Regression Analysis in Litigation

By Joshua Fruchter, Esq
Mention “regression analysis” at a cocktail party and heads will likely start to spin. Lawyers unfamiliar with the discipline may conjure up images of economists in ivory towers scribbling indecipherable equations on blackboards. Still, all kidding aside, litigators need to understand the fundamentals of regression analysis since it is frequently used in litigation in which direct evidence of harm is absent and in which there is a need to statistically establish a causal relationship between a defendant’s alleged misconduct and a plaintiff’s damages. Where to begin? Fortuitously, the District Court for the Southern District of New York recently provided a primer on regression analysis as background to its evaluation of expert testimony under Daubert. Reed Construction Data, Inc. v. McGraw-Hill Cos., Inc., 2014 WL 4746130 (Sept. 24, 2014).
The fact pattern in Reed involved two companies, Reed Construction Data, Inc. (Reed) and McGraw-Hill Companies, Inc. (MGH), that operate databases which provide information on pending construction projects to subcontractors (e.g., plumbers, electricians) interested in submitting bids for work. To gain an edge against Reed, MGH began accessing Reed’s service surreptitiously through fictitious accounts for the purpose of extracting data that could be used to draw unfavorable comparisons between the two services in MGH’s marketing materials and in negotiations with new customers. For example, when prospects wanted to compare the two services, MGH invited them to search for specific projects in both services, knowing in advance that the suggested projects did not exist in Reed’s database. The conclusion MGH obviously wanted prospects to draw was that Reed’s service was not as comprehensive as that of MGH.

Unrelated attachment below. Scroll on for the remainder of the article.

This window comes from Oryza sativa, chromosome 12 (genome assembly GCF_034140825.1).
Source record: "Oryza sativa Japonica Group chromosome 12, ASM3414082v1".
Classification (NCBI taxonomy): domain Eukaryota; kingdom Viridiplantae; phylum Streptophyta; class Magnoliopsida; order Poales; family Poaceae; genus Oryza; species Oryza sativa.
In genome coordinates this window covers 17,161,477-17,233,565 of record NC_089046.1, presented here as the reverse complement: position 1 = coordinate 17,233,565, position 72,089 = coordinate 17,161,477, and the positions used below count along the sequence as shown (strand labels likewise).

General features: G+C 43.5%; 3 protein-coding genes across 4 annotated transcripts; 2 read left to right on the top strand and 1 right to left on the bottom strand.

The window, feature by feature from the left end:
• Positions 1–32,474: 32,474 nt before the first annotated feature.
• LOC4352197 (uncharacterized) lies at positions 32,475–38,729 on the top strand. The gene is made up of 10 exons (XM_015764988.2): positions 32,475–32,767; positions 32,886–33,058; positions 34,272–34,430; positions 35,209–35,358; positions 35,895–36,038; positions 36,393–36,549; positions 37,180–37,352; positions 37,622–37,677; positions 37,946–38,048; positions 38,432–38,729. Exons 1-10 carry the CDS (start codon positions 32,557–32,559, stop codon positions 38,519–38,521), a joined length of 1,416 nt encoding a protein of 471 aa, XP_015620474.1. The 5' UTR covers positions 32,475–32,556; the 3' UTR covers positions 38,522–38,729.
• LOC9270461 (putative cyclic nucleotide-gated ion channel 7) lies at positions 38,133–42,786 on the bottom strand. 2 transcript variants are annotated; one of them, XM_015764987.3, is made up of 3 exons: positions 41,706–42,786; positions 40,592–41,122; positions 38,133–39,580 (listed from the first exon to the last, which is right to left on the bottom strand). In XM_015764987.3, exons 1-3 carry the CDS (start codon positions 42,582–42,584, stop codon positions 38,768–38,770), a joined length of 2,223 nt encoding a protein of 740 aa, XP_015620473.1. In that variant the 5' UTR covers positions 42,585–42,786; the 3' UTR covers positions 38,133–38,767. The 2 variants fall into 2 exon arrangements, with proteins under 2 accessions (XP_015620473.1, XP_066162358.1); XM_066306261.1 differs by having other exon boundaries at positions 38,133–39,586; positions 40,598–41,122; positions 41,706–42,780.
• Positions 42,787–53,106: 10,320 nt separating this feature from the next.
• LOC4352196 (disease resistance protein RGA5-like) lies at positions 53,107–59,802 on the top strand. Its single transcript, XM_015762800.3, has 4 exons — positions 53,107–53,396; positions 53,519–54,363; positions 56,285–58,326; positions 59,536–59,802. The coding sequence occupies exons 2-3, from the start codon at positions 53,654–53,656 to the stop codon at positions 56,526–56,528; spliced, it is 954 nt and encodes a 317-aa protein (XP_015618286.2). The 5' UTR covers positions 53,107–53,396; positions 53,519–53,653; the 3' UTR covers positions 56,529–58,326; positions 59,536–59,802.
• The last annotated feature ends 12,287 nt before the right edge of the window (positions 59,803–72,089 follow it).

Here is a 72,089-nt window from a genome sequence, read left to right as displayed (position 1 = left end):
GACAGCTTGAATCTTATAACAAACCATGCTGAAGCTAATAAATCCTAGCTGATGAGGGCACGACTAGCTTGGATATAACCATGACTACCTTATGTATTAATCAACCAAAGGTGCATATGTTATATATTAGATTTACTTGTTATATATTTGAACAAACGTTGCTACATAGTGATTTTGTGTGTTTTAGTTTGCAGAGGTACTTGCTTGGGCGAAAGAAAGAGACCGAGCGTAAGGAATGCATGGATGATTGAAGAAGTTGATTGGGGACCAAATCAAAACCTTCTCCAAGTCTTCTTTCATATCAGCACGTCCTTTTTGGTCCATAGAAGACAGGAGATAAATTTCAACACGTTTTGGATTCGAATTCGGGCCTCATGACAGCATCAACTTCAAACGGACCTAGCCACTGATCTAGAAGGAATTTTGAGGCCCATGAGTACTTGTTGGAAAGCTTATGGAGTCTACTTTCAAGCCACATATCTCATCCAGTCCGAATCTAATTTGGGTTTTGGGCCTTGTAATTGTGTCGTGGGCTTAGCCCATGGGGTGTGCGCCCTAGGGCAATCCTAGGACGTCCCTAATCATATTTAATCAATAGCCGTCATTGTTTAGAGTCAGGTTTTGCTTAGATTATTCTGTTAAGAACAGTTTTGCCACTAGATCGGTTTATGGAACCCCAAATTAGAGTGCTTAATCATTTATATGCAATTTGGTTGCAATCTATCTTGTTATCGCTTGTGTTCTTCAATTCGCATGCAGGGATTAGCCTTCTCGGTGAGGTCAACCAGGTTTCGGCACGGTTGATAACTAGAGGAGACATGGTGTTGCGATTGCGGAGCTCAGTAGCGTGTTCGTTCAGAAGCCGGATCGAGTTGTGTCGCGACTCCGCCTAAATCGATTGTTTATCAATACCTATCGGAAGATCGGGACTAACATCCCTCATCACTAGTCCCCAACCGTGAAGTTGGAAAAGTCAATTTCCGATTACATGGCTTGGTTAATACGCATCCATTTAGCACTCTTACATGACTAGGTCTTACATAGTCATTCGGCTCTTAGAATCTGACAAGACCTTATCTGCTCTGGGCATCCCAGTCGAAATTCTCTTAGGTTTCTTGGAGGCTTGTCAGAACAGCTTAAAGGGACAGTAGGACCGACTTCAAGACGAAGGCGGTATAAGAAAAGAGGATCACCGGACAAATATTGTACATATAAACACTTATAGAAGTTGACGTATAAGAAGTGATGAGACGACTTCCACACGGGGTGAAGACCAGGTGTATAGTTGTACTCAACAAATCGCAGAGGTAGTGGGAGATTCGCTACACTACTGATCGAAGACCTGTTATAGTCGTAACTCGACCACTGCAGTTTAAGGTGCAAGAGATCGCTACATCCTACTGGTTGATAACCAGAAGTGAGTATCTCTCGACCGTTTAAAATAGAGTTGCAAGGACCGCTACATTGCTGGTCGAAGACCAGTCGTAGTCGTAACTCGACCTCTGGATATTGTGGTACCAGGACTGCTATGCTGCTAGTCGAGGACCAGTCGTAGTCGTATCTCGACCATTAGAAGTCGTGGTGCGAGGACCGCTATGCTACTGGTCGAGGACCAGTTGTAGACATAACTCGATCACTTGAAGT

After Reed discovered the scheme, the company sued MGH for violations of the Lanham Act, the Sherman Antitrust Act, and various state law torts. Unfortunately for Reed, the company was able to find only one customer to testify that its purchasing decision was influenced by MGH’s flawed comparisons. Thus, rather than contend that MGH’s alleged misconduct caused it to lose customers, Reed claimed that the misconduct enabled MGH to enjoy greater pricing power for some of its data services than it otherwise would have absent the misconduct. To establish a causal link between MGH’s misconduct and the alleged pricing impact, Reed retained an expert, Dr. Frederick Warren-Boulton, to undertake a regression analysis that purported to show that (i) MGH’s flawed product comparisons caused prospects to pay more for MGH’s, and less for Reed’s, national data services during the period when the scheme was operating and (ii) that this price differential disappeared after the alleged misconduct ceased. MGH moved to exclude Boulton’s testimony under Daubert. Before analyzing the admissibility of Boulton’s methodology and conclusions, the court provided an overview of regression analysis.